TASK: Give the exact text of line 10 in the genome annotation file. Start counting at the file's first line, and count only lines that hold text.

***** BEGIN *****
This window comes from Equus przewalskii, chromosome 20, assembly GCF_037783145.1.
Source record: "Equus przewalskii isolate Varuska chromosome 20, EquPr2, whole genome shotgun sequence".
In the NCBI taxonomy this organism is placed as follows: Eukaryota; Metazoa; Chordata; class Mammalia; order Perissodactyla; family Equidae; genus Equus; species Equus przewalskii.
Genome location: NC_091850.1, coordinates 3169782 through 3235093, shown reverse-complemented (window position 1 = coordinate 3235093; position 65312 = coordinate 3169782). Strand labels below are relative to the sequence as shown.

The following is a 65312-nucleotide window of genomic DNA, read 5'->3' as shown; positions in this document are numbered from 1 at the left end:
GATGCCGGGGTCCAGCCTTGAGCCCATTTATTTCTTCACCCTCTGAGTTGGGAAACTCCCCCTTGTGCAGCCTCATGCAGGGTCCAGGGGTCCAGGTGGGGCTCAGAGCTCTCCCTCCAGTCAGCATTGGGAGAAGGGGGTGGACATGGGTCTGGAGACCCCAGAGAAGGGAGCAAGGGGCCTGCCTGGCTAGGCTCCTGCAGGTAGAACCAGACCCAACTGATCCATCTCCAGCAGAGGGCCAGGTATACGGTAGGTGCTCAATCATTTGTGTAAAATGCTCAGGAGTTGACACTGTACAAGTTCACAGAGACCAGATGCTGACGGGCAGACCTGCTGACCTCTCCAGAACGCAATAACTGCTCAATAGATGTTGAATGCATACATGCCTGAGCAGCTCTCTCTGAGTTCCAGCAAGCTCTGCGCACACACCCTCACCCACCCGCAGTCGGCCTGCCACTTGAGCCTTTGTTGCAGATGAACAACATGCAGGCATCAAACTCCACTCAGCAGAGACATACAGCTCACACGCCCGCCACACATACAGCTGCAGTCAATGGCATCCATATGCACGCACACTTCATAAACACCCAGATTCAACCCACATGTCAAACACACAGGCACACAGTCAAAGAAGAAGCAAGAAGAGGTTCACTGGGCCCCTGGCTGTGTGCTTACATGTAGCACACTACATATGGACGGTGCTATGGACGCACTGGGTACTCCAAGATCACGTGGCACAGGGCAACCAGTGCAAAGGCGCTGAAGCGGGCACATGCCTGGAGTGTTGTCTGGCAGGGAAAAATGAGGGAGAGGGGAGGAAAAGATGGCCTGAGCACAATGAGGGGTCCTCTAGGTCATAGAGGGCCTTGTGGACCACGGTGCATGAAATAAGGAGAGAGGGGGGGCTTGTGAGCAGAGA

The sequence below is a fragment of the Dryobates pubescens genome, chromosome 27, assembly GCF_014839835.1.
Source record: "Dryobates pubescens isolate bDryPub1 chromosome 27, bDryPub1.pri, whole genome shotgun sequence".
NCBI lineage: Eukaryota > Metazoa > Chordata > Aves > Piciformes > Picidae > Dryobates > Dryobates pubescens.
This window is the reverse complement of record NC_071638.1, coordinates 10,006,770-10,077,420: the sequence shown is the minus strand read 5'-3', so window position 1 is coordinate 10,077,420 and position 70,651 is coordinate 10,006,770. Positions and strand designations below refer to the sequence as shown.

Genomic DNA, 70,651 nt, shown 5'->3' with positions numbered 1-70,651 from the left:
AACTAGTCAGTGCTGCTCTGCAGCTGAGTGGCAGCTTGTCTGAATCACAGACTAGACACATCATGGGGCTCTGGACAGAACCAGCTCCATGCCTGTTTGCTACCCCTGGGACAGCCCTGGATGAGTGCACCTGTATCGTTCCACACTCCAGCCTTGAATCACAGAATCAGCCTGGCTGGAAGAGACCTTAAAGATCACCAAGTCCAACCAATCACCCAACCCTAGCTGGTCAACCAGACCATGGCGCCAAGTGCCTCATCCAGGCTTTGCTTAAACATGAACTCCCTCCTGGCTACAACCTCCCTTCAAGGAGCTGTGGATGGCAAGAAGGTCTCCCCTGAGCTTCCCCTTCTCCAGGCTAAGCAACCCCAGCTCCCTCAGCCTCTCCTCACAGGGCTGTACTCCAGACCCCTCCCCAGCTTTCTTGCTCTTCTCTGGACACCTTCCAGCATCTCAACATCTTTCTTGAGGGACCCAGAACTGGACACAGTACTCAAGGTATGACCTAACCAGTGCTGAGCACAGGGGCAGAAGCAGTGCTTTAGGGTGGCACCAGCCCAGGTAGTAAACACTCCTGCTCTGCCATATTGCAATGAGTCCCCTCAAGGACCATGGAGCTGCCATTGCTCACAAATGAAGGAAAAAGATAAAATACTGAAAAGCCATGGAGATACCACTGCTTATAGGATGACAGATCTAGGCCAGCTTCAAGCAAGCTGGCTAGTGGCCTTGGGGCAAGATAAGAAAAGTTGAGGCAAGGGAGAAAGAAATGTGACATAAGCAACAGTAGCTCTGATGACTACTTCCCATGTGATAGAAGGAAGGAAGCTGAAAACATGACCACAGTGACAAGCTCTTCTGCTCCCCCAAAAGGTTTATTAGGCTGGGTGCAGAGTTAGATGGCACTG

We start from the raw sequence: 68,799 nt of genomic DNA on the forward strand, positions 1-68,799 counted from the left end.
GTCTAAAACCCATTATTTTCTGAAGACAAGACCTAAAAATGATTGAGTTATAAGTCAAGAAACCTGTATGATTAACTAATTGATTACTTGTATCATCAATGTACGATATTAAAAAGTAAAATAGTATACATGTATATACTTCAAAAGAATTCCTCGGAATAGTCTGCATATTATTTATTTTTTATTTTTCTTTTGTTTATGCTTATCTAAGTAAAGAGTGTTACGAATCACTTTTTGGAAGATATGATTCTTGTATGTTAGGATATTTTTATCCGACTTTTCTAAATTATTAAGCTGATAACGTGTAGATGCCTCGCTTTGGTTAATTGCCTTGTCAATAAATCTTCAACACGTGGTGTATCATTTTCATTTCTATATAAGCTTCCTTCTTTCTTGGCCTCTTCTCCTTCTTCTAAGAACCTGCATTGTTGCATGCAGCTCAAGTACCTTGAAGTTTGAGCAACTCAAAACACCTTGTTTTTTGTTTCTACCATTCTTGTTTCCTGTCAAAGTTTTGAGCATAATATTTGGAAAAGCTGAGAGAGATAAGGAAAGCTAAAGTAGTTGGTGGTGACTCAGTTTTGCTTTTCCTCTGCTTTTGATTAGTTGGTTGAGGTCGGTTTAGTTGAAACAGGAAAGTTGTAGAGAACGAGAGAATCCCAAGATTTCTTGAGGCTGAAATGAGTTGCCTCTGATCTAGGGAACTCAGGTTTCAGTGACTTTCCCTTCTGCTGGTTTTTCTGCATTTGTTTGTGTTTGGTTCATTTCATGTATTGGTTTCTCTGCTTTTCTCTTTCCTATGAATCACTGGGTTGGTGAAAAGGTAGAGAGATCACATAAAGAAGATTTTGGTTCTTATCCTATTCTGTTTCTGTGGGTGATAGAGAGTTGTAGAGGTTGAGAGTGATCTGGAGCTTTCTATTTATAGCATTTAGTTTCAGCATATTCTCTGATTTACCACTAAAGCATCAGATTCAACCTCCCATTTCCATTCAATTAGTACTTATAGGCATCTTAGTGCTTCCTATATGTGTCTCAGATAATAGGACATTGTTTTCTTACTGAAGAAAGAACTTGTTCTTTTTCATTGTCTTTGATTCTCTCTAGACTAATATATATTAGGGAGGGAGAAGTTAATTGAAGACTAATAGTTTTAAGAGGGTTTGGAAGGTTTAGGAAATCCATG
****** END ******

This window is the reverse complement of record NC_071638.1, coordinates 10,006,770-10,077,420: the sequence shown is the minus strand read 5'-3', so window position 1 is coordinate 10,077,420 and position 70,651 is coordinate 10,006,770. Positions and strand designations below refer to the sequence as shown.